Northern Italy and southern Italy have two very different cuisines. The south was influenced by sunny weather and Greeks and Arabs while the north had influences from France, Germany and Switzerland. The north has a cold climate so the food was more “stick to the ribs” type food. The north uses more butter and dairy than the south. It has great foods like white truffles and polenta.
White Truffles – Are from the mushroom family but taste nothing like a mushroom. They seem to stink to those that have never had them but the smell can build appetite to those that know these little delicacies. Truffles are the second most expensive food by weight (second only to saffron). They can be $5,000 a pound but a pound of truffles can season food for a small army. You can get a small to medium truffle for around $100. It is grated over pasta, eggs or risotto to add flavor and very thinly (paper-thin) sliced over veal. If you haven’t tried a white truffle you need to go to northern Italy around October to November. No other region in the world has been successful in cultivating these small wonders. France and southern Italy have black truffles which are good but not as good as the white ones.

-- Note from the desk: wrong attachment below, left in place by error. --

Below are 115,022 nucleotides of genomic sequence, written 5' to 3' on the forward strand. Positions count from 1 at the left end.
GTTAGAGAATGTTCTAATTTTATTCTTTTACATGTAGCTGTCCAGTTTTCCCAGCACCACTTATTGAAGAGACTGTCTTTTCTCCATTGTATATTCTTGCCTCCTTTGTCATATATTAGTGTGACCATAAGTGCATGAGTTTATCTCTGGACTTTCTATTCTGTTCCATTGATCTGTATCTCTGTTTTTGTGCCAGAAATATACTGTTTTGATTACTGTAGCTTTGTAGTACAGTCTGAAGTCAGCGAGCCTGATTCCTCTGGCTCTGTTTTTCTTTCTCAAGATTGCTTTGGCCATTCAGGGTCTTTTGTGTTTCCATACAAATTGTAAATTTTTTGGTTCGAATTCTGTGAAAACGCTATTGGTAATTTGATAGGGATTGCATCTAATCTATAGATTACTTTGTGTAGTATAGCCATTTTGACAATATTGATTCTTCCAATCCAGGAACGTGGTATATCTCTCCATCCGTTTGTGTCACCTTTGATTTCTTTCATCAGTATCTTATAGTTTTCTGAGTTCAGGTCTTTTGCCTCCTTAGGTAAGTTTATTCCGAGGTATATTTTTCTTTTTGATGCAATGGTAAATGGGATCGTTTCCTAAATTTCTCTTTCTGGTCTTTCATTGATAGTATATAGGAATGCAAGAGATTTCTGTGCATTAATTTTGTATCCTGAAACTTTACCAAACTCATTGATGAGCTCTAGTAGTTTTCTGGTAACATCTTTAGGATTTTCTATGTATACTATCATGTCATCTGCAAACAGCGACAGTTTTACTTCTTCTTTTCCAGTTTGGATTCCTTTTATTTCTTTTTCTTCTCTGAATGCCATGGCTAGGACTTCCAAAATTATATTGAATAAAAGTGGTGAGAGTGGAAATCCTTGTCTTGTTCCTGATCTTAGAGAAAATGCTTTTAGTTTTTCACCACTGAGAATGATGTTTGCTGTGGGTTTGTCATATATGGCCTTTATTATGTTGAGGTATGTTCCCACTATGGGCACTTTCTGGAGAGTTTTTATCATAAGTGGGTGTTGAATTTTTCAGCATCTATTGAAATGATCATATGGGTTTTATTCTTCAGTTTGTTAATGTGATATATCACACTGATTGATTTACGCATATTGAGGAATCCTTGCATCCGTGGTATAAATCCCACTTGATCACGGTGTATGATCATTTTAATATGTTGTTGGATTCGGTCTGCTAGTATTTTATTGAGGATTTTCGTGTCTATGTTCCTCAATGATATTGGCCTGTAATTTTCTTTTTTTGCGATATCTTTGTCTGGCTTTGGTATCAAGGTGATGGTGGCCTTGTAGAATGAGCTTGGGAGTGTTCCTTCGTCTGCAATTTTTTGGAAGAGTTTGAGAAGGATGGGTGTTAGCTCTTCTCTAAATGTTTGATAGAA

Polenta – Corn meal that can be made in a pot and served like a thick soup or stew or it can then be poured into a baking disk and cooked into a bread consistency. Then you slice it into small squares. At the base of the alps it is served in all the local bars. After a day on the slopes or walking around in the snow, a drink and slice or two of polenta will warm you up.
Each region in the north has its own local cuisine. Italians make simple but delicious foods. They will only use fresh ingredients to cook their dishes. Time is still spent making wonderful regional dishes the same way their grandma or great-great grandma did.
George & Jo Anne